YEA NAY PRESENT NOT VOTING
REPUBLICAN

231

0

0

6

DEMOCRAT

51

137

0

5

TOTAL

282

137

0

11

MASSACHUSETTS
DELEGATION

2

7

0

0

Wrong CHOICE Act

Yesterday the House completed consideration of H.R. 10, the Financial CHOICE Act of 2017, which repeals the most important provisions of the Dodd-Frank Wall Street Reform and Consumer Protection Act of 2010. This legislation became law after the 2008 financial crisis to protect the U.S. economy from another worldwide financial collapse that facilitated the worst recession since the Great Depression. H.R. 10, or the Wrong CHOICE Act, deregulates the largest financial institutions in the world, makes it harder for state and federal regulators to pursue bad actors, and brings back the Wild West environment that Wall Street enjoyed before the 2008 financial crisis.

I have many, many problems with this bill. It destroys the Consumer Financial Protection Bureau (CFPB) which has recovered billions of dollars for consumers harmed by fraudulent mortgage servicing, student loans, payday lending, discriminatory auto lending, and abusive debt collection practices. To date, almost 30 million consumers have been assisted by the CFPB. H.R. 10 eliminates almost all of the CFPB’s authority to oversee financial institutions, ends the independent funding process for the CFPB and gives the President the authority to fire the CFPB Director any time he wants and for any reason.

H.R. 10 repeals the Volcker rule which exists to prevent commercial banks from gambling with federally insured deposits. It weakens the Financial Stability Oversight Council (FSOC) which was established to help identify and manage financial risks so they do not destabilize the economy. It weakens the Securities and Exchange Commission (SEC) by watering down rules relating to credit rating agencies and shareholder rights. It repeals the Department of Labor's fiduciary duty rule, which simply requires people who hold themselves out as financial advisors to act in their client's best interests.

Instead of heeding the lessons of the 2008 financial crisis, the Wrong CHOICE Act would take us back to its darkest days. It is opposed by dozens of advocacy groups, from the Veterans of Foreign Wars and the National Fair Housing Alliance to the Consumer Federation of America and the AARP. I spoke on the floor about H.R. 10.

I voted NO. H.R. 10 passed and the entire vote is recorded below:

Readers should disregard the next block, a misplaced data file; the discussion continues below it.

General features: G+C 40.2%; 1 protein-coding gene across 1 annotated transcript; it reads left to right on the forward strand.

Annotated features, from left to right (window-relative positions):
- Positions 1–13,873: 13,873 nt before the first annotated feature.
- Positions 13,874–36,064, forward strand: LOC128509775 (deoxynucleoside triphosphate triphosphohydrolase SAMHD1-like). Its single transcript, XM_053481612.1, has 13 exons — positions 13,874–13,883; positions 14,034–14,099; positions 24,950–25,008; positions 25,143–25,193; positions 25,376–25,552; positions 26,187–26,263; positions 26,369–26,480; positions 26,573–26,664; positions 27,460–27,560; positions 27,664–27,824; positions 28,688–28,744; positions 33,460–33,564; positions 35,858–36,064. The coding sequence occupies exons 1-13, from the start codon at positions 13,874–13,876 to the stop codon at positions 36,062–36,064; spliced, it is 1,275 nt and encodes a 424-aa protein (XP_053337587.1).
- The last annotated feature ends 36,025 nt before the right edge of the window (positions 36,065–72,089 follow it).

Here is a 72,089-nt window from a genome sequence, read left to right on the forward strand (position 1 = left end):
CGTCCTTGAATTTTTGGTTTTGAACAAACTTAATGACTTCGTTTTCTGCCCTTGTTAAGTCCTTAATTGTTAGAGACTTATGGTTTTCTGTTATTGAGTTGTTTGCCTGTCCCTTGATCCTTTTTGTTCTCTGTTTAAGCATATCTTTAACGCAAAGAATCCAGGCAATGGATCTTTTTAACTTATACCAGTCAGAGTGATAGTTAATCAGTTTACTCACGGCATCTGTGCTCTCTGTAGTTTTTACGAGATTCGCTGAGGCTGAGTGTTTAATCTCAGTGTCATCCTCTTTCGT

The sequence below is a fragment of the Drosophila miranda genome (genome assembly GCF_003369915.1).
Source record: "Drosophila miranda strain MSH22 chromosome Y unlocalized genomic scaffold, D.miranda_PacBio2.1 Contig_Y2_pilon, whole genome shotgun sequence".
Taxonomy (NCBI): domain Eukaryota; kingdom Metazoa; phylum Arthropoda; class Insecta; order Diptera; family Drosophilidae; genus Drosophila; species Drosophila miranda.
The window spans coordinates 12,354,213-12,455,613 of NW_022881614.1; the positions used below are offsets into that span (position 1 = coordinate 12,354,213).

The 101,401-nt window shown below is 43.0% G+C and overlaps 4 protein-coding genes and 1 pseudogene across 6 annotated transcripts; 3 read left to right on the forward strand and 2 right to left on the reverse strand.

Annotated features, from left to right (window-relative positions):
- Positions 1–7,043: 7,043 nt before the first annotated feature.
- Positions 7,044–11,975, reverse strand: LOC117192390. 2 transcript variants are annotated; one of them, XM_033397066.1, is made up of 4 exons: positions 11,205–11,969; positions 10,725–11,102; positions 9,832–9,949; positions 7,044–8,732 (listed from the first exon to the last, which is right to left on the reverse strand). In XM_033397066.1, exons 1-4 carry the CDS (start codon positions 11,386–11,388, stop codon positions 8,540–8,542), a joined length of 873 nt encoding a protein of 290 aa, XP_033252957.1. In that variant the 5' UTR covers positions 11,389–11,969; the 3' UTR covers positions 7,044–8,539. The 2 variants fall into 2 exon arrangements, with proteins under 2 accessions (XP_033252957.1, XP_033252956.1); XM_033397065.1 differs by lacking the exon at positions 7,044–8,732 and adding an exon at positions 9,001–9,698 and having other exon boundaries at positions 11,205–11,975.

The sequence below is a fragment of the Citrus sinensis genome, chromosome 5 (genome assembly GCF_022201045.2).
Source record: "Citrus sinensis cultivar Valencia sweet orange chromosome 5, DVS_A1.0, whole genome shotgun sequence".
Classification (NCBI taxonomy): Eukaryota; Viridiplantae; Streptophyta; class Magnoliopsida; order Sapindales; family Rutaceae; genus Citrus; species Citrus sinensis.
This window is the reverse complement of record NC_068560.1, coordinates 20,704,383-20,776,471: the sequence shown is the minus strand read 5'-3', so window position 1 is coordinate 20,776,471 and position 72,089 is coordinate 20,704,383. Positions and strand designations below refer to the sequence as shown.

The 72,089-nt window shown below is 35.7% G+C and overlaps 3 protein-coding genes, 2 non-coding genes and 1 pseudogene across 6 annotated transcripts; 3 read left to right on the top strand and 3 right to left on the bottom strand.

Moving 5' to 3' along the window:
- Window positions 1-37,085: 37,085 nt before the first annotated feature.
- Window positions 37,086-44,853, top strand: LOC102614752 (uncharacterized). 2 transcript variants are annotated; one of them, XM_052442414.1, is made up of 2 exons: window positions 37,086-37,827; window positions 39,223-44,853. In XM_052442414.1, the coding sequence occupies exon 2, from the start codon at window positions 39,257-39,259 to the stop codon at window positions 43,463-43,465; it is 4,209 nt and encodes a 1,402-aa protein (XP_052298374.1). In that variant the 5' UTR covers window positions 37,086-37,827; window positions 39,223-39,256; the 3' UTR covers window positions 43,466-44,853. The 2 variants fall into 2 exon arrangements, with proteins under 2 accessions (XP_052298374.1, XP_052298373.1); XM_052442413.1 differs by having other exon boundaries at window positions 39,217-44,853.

YEA NAY PRESENT NOT VOTING
REPUBLICAN

233

1

0

3

DEMOCRAT

0

185

0

8

TOTAL

233

186

0

11

MASSACHUSETTS
DELEGATION

0

9

0

0

Behind the Curtain — More House and Trump Administration Actions You Don’t Want to Miss

Here are this week’s additions. If you need to catch up or share with friends, you can find the full list here.

  1. The Trump Administration issued a new policy regarding responding to information requests from Members of Congress. Supported by a May 1st Justice Department Office of Legal Counsel opinion, federal agencies have been instructed to disregard information requests from Members of Congress unless they are from or supported by Committee or Subcommittee Chairs. Keep in mind that Republicans have the majority in the House and the Senate. Based on this policy, any time a Democrat asks for information the request has to be backed by Republican committee/subcommittee leadership. This significantly limits the ability of Democrats to get answers to questions for their constituents and for themselves.
  2. On May 31, 2017 the Trump Administration announced ethics waivers for 17 White House staffers, including Reince Priebus, Kellyanne Conway and Steve Bannon. President Obama issued 17 ethics waivers during his entire Presidency. These waivers exempt the employees from certain requirements, including prohibitions on communicating with former employers or clients. It raises serious conflict of interest questions.
  3. On May 23, 2017 the Office of Management and Budget approved a more extensive questionnaire for visa applicants that asks for all social media handles, emails, and telephone numbers for the last five years, as well as biographical information for the past 15 years. This additional scrutiny is part of an effort to tighten vetting of U.S. visitors and give more authority to consular officials to request private information. While the new questions are voluntary anyone who does not answer them may experience a delay or a denial of their visa application. This expanded questionnaire grants extensive new power to consular officials who have the sole authority to determine who is ultimately granted a visa.
  4. In a June 5, 2017 memo Attorney General Jeff Sessions announced that the Department of Justice would halt the practice of reaching settlement agreements directing payouts to “third-party organizations” that were not directly involved in the lawsuits. Such settlements have gone to the National Urban League, Habitat for Humanity and the Legal Services Corporation. The purpose of the settlement agreements with the federal government is to assist those who were injured by the harmful conduct of the company in the first place. The Pipeline Safety Trust, which is the only non-profit focused on pipeline safety, was created by a settlement like this in a criminal case resulting from a pipeline explosion in Washington State.
  5. H.R. 10 as described above.

What’s Up Next

The next House votes will take place on Monday June 12th. At this writing a list of legislation to be considered is not available.

Mike


Congressman Mike Capuano
7th District, Massachusetts
Committee on Transportation and Infrastructure
Committee on Financial Services